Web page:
From the category archives:


How To Choose The Right Family Lawyer

by Rhiannon Noble on November 22, 2016

Rhiannon Noble

Selecting a family lawyer may sound like a simple process. However, making the best decision may involve more than simply just typing ‘family lawyers’ or ‘property settlement’ into a search engine and selecting the first lawyer that pops up. It is a more in depth process to select a lawyer whom you trust, feel comfortable with, has the appropriate technical … Read more

Peter Magee

The recent Family Court decision of Justice Tree, Churchill & Raske [2014] FamCA 848 considered an unsettled question in Evidence Law, relating to a party being required to give potentially self-incriminating evidence in their Family Law matter. Interestingly, this arose in the context of something that I suspect occurs regularly across Australia – one party accessing and copying emails from … Read more

Peter Magee

This article is part four of a four part series dealing with strategies for resolving your family law dispute in a timely way in circumstances where the Family Law Courts are experiencing significant delays in many Registries. As I have noted in previous blog articles, some cases are taking two years and beyond to obtain a final hearing. We have … Read more

Bree Staines

Developed in the Netherlands and being looked at in Australia is a technology called Rechtwijzer, that effectively replaces the role of lawyers and litigation to solve disputes. The technology has primarily been based on working in transactional areas of law such as tenancy disputes and employment matters. However, the Netherlands are broaching the idea of make the technology applicable to … Read more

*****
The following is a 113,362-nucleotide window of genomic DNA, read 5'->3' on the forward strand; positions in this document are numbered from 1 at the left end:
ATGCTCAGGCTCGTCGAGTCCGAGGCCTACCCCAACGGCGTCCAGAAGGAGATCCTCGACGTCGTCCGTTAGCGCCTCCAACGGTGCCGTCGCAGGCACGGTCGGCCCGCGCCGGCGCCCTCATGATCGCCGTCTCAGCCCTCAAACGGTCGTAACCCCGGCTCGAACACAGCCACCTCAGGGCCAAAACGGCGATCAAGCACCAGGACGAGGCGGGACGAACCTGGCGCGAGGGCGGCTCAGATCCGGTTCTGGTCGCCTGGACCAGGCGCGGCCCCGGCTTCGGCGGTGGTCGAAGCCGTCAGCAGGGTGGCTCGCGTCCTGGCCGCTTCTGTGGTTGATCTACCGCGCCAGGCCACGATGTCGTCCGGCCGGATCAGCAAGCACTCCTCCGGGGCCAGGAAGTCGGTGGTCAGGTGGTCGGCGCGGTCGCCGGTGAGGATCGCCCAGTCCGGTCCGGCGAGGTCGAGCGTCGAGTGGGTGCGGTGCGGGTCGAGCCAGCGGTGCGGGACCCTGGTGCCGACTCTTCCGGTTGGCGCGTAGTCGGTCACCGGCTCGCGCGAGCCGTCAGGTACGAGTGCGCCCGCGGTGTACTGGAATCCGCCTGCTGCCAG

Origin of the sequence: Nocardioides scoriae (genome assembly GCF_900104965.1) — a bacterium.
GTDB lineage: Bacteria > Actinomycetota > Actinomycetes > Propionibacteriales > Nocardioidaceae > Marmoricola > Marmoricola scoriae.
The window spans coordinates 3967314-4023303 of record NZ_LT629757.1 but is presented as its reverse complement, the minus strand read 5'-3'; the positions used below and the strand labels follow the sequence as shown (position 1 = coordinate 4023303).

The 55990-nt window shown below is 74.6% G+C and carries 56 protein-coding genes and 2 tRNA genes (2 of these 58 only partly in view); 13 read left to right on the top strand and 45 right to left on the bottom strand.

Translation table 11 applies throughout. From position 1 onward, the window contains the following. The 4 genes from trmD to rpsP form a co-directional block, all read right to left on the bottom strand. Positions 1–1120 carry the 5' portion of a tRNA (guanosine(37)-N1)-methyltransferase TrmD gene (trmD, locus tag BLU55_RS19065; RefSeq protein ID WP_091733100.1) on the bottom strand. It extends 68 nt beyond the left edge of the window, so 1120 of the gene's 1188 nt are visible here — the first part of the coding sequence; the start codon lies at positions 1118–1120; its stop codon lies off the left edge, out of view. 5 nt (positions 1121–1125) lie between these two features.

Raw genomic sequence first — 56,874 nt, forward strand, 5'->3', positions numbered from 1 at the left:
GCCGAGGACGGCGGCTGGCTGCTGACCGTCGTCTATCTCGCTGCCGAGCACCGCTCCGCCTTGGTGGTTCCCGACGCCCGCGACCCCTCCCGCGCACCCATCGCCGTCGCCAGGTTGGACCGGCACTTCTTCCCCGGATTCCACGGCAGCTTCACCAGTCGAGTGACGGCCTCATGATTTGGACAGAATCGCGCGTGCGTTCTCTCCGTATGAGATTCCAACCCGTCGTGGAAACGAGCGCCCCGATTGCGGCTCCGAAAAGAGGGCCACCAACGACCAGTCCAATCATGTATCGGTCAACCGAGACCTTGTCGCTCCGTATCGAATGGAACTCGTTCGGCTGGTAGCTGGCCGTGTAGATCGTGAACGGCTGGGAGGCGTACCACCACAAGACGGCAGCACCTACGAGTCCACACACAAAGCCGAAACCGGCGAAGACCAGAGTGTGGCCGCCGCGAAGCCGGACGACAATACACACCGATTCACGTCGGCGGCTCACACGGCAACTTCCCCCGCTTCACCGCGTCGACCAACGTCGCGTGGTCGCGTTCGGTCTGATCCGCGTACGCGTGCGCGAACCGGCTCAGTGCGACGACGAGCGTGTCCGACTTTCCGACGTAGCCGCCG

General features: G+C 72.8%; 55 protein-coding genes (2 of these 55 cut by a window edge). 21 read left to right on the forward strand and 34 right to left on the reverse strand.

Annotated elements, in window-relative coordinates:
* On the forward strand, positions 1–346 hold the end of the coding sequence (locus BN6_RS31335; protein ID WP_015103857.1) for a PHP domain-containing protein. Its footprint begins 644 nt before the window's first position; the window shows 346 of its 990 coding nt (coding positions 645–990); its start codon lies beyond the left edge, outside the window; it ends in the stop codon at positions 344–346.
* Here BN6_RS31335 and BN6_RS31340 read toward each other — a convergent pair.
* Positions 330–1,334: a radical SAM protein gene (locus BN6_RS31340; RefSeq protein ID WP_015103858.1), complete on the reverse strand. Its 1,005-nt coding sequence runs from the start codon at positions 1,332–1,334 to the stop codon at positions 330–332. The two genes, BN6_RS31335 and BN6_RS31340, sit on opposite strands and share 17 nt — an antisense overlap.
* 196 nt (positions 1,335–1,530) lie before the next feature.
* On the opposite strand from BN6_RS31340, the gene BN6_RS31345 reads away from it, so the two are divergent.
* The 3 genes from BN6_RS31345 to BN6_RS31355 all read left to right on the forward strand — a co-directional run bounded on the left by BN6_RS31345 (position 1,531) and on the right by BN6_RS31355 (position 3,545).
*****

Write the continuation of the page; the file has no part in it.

It’s Time to Talk About Mental Health

by Peter Magee on October 25, 2016

Daniel Rod

It was recently R U OK day, a day that is designed to encourage people to talk about mental health and mental illness.

Mental illness is something that as a Family Law Practitioner, I come across every day but something that I feel remains an elephant in the room. We as lawyers are not psychologists and cannot provide clients with … Read more

Zoe Durand

Whilst it seems more common sense to write about a recent Court case, I am interested in the lack of recent so called “mistress” cases since the case of Jonah & White [2011] FamCA 221, failed on appeal (Jonah & White [2012] FamCAFC200). Did the failure of the appeal mean that other potential applicants in similar situations no … Read more

I Have to See a Family Consultant – Help!

by Anne-Louise Pham on October 24, 2016

Anne-Louise Pham

Sometimes in parenting proceedings, the Court will make an Order for the parties (and in some cases the children) to attend upon a Family Consultant. This may be for the purposes of a Child Inclusive Conference, a Child Dispute Conference or a Family Report. This can be a daunting process for many people. Other than your Affidavit, this is the … Read more

But I Don’t Really Own That Property

by Peter Magee on October 23, 2016

Byron Leong

Australia has seen an increase in Chinese families moving to Australia to live from China, therefore an increase in separation of Chinese immigrant couples. Separations involving Chinese immigrants often have the complexity of assets in China. Not only are there assets in China but there may be the issue of who truly owns them.

Chinese families have a history where … Read more

A House That Splits in Half When You Separate

by Natasha Heathcote on October 23, 2016

Natasha Heathcote

It may sound like a dream come true to many couples going through contested Court proceedings “fighting over” who gets to keep the matrimonial home. However, Amsterdam based design and engineering practice Studio OBA has the solution to the problem. Split the house in half.

How you say?

A floating home that will drift apart when you also drift apart … Read more

Rhiannon Noble

It is not unusual to have parents residing in different jurisdictions following their separation. However, when there is a dispute as to which jurisdiction and with which parent the child should live with, it raises two very important questions for the Court to consider:

  • Firstly, which country is the appropriate forum to commence Court proceedings in, i.e. Australia or the
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